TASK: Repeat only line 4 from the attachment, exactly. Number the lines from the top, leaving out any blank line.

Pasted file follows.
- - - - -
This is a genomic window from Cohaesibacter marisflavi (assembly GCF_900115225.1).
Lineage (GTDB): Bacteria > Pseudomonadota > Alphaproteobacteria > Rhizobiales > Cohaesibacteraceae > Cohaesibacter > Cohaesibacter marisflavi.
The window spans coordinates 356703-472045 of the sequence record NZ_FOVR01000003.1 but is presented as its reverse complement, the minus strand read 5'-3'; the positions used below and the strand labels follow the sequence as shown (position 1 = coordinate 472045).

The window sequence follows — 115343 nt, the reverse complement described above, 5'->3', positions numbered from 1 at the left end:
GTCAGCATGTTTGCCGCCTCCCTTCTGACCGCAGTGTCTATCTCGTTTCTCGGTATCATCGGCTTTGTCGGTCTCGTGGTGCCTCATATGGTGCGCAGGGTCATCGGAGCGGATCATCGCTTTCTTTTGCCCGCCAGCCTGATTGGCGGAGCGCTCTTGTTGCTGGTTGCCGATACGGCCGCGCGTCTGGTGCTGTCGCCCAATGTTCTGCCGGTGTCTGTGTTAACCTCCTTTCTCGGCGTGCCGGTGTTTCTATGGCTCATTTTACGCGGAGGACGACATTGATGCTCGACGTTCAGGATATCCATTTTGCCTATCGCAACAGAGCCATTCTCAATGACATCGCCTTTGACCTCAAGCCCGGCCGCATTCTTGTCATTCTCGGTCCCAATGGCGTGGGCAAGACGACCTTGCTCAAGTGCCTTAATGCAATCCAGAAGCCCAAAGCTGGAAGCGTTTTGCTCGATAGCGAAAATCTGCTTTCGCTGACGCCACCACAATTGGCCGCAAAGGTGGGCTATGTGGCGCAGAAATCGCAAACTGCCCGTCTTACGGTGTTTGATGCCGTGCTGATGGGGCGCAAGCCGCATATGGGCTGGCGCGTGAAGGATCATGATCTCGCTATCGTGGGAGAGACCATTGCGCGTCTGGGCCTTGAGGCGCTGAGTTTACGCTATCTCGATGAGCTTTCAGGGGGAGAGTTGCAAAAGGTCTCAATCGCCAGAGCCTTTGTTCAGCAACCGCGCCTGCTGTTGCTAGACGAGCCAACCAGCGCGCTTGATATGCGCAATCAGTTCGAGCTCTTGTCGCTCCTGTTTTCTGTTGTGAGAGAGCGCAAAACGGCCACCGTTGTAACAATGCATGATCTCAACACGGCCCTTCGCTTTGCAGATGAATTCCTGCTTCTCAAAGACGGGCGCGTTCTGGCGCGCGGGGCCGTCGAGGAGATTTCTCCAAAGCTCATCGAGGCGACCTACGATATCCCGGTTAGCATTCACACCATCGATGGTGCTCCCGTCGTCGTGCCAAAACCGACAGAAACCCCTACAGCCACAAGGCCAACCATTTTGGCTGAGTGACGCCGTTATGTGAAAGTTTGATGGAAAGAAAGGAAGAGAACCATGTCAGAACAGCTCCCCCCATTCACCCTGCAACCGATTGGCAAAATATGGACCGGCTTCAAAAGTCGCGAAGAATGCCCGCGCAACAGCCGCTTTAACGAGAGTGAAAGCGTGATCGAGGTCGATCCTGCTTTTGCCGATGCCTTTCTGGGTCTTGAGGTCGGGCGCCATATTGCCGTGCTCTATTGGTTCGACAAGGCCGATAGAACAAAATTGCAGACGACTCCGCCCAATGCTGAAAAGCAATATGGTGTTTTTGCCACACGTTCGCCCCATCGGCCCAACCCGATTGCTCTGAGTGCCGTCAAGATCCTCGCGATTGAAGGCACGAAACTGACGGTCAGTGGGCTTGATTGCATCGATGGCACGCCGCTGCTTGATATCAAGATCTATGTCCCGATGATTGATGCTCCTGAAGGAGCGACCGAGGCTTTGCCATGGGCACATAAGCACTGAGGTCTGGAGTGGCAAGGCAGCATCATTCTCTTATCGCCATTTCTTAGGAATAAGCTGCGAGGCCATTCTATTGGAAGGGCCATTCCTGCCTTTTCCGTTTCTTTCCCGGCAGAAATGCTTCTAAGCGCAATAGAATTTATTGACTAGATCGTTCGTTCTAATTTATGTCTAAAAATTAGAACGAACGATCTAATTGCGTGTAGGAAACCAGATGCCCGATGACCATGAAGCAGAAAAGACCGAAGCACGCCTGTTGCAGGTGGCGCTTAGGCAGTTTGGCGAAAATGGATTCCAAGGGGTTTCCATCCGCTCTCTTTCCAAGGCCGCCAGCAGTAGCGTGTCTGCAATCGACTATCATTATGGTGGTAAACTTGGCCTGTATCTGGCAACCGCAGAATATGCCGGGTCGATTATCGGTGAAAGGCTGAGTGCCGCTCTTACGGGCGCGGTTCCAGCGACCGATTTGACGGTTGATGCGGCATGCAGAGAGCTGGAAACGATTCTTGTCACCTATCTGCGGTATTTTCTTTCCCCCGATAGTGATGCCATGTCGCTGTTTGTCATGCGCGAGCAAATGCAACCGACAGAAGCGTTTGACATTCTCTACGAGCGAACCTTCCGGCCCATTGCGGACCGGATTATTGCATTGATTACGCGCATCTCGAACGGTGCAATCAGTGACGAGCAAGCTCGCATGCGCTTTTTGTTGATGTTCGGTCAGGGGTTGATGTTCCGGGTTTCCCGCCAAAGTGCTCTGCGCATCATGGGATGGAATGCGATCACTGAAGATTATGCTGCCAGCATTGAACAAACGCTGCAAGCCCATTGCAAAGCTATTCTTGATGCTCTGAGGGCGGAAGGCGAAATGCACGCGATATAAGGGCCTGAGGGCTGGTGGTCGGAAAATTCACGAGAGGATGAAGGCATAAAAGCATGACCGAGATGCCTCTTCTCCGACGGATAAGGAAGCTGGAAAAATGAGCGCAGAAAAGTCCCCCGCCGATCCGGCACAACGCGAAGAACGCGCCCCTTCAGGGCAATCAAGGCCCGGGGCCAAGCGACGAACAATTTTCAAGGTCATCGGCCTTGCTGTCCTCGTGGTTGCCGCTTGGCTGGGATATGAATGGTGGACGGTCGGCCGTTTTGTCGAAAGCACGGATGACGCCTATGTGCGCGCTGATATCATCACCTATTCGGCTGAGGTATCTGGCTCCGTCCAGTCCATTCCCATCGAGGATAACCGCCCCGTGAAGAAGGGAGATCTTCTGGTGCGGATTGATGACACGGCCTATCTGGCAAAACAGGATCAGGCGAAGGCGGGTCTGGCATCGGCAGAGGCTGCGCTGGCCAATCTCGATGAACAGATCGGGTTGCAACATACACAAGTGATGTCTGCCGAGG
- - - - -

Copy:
The window sequence follows — 115343 nt, the reverse complement described above, 5'->3', positions numbered from 1 at the left end: